We are a civilized, democratic society where the rule of law must be respected and complied with at all times.
Regardless of status, affluence, influence, education or family connections, we must adhere to law and order. Our social stability and cohesiveness very much depend on such compliance. There should be no halfway measure, no excuses, no room for violent disobedience, no sanctuary for a spirit of usurpation.
Of course, from time to time, there will be occasions to question the actions of those human beings who dispense law and order. That is the nature of a democracy. But never should dissension, discontent or even despair be expressed along the chaotic corridors of intemperate or unlawful confrontation.
We have a democratic right to speak and offer opinion on matters of law and order and to hold to account those who simultaneously serve and legally lord over us. But commonsense ought to prevail. Opinion ought to be informed, not posited in the public domain from the seat of ignorance, bias or malice.
Where there is confrontation between those charged with upholding the rule of law and those involved or alleged to be involved in criminality, the results can sometimes prove devastating on both sides
of the fence. Those who run afoul of the law have kin who understandably are prone to view their world through tunnel vision. Likewise, myopia might be an unavoidable quality cradled by the families of those law enforcement officers who risk their lives daily in the service of country.
When such confrontation occurs, it is curious that those on the wrong side of the law are seen in real, mortal terms, while those upholding the law are seen in a somewhat abstract vein. A police force is made up of men and women but it is an institution. One does not “beat” or “kill” or “erase” an institution. The notion that one can perpetuate deviancy against an institution, even if done temporarily to some within that institution, is foolhardy and self-defeating.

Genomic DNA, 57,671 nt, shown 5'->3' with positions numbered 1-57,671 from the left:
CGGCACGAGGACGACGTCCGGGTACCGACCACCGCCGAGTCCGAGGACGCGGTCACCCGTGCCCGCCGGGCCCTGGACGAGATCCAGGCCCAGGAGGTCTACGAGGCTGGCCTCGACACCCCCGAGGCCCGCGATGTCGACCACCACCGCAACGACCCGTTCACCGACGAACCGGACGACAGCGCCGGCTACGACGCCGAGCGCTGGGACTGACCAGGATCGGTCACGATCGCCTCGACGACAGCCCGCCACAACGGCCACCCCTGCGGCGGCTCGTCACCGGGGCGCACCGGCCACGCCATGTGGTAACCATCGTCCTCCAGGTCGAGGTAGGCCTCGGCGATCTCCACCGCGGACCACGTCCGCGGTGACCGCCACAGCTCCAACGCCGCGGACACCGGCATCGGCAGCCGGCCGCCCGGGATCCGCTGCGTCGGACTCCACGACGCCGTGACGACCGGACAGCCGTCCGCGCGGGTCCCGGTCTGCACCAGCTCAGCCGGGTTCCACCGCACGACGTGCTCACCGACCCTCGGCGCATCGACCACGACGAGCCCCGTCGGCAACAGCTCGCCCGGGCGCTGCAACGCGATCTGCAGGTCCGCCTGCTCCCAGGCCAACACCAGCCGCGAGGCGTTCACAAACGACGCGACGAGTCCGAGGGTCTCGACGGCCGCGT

When that confrontation comes, those who threaten the status quo tend to be seen, curiously, mainly as victims. They have a mother, father, children; they are possessed of blood, flesh and bone. Invariably, despite evidence to the contrary, we hear an individual was a “good boy” or “good girl”. Their role in their deviancy or own demise is often relegated to the nether regions of convenient sentimental forgetfulness. Armchair experts, those with axes to grind or any other category of individuals, suddenly purport to be able to do the job of trained law enforcement officers better than they can.
But in the midst of the unsolicited advice, law enforcement officers are seemingly relegated to the abstract. Theirs is no blood, flesh or bone. Mother, father or children in their equation appear a minor detail. They are stripped of individuality and seen only as the institution. The police officer maimed, endangered or killed is expendable by virtue of being part of an institution, and who is easily replaceable within five or six months of intensive training.
Reflection on the lives of the likes of the late Mark Young, Alfred Harding, Don Grazettes, Beulan James, Winston Hall, and many others of similar ilk, reveal a common thread. In the midst of the sympathy expressed over their passing and advice given to law enforcers on how their jobs should have been done, or not done, not many people remembered or called the names of their victims. The evil men do lives after them, the good is often buried, said the scribe from Statford-upon-Avon.
The good, bad and indifferent are to be found beside the pub, as much as they will be located beside the pulpit. And our police officers are imperfect too. We must hold them to high standards of responsibility. We must praise them when merited and berate them when deserved. But we should never lose sight of the reality that they man that wall that separates prey from predator; man from beast; evil from the not so evil.
When the confrontation comes – as it will – and we lament lives lost – as we should – remember that the lives of our police officers matter as well, if not more. We should never accept that when mothers and fathers lament the tragically predictable loss of their strayed loved ones, an institution has no reason to shed tears because its loss is seemingly more readily replaceable.